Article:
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Helicopters, snowflakes, linksters, Slones and yuppies. Every few years the nation reveals a new name for populations born within a certain era, and brands must re-think how they approach a new wave of consumers entering the marketplace and re-adapt for behavioural shifts in other generations as they age.
There’s a lot written in the press about the differences between generations; the personality traits shared by consumers born in the same decade, and what this means for brands tailoring their offerings to suit. But how much, if any, of the reporting we read is based in real, tangible differences between one generation and the next?
Basing your brand strategy on the loose and lazy stereotypes defined by the press is clearly misguided. Pepsi, when targeting Millennials, knew they wanted a popular influencer and Kendal Jenner was a good choice. Their advert fell apart (or, rather, was ripped apart), when they made the basic assumption that their brand could appeal by focussing on one of that generation’s biggest concerns, social injustice. Millennials are known for being socially-minded, but Pepsi needed to dig deeper. They painted millennials with too broad a brush, and they didn’t uncover the alternative uniting factors that might have aligned better with their soft-drink brand.
Not all brands are getting it wrong, though. Take Vodafone: when they launched Voxi, a mobile network exclusively aimed at younger generations, they clearly took into account the priorities of the market they were pursuing, and understood where their brand could genuinely assist. Voxi identified that Gen Z use their mobile phones differently to other generations – they use much more data than any of the texts or calls available to them – and then constructed a product that suits these differences.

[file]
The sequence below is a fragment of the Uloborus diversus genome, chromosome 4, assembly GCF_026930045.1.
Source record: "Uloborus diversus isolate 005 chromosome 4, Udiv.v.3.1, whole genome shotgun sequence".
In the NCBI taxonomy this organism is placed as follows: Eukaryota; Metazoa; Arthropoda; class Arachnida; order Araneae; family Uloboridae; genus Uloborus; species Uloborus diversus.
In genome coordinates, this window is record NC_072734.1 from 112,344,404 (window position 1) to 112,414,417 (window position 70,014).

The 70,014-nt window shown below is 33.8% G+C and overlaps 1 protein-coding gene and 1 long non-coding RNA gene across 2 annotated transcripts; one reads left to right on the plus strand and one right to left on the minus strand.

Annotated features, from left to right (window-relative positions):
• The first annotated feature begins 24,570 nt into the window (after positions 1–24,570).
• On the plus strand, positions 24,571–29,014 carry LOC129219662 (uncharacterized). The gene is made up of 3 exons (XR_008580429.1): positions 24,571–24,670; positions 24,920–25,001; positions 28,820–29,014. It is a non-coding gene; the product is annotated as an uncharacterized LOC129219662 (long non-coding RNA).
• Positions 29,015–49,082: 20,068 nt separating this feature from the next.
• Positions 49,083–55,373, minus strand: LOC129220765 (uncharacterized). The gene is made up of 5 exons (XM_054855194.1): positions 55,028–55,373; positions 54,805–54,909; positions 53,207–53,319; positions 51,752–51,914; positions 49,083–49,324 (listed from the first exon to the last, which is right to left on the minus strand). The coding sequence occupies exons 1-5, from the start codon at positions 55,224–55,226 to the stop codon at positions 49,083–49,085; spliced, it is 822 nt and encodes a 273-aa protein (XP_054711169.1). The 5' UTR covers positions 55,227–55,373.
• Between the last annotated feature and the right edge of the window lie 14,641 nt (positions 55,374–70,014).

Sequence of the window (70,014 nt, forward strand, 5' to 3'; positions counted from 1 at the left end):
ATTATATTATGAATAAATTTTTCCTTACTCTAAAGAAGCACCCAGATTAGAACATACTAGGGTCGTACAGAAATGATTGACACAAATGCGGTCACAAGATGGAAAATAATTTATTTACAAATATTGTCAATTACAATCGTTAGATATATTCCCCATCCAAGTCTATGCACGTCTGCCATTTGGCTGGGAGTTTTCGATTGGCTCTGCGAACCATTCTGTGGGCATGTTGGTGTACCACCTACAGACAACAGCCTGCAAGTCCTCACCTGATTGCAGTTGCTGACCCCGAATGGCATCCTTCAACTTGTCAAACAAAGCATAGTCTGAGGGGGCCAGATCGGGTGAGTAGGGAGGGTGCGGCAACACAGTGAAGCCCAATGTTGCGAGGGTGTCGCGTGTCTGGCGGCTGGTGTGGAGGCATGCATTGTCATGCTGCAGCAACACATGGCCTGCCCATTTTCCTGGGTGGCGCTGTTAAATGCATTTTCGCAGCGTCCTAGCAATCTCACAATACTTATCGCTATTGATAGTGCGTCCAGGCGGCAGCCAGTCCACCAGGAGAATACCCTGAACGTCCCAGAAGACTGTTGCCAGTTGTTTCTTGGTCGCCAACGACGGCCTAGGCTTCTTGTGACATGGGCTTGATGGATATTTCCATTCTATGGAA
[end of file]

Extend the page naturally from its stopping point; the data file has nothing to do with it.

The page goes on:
We’ve conducted proprietary research to bring you the genuine uniting and dividing factors between the four generations currently in the workplace to move beyond lazy stereotyping and uncover the attitudes of each generation. In particular, we’ll look at the traits that define each generation as active consumers of brands.
This report will cover:
August 21, 2017
To say that food and drink is big business for the UK would be a gross understatement. The Food and Drink Federation, a UK trade body, estimates that the industry contributes some £28.2 billion to the UK economy; and across the whole supply chain it produces over £100bn in economic value each year. That’s £2,453 (...)
August 31, 2017
Marketers in the UK had a media spend of £21.4bn in 2016. This was a 3.7% rise, and the 7th consecutive year of growth. Spend looks set to continue to grow in 2017 in spite of Brexit. And media spend continues to increase inn digital, with 95% of new media spend allocated to digital-mobile media (...)
A great brand raises the bar — it adds a greater sense of purpose to the experience, whether it’s the challenge to do your best in sports and fitness, or the affirmation that the cup of coffee you’re drinking really matters. Howard Shultz, Executive Chairman and former CEO, Starbucks Why start with this quote? Because (...)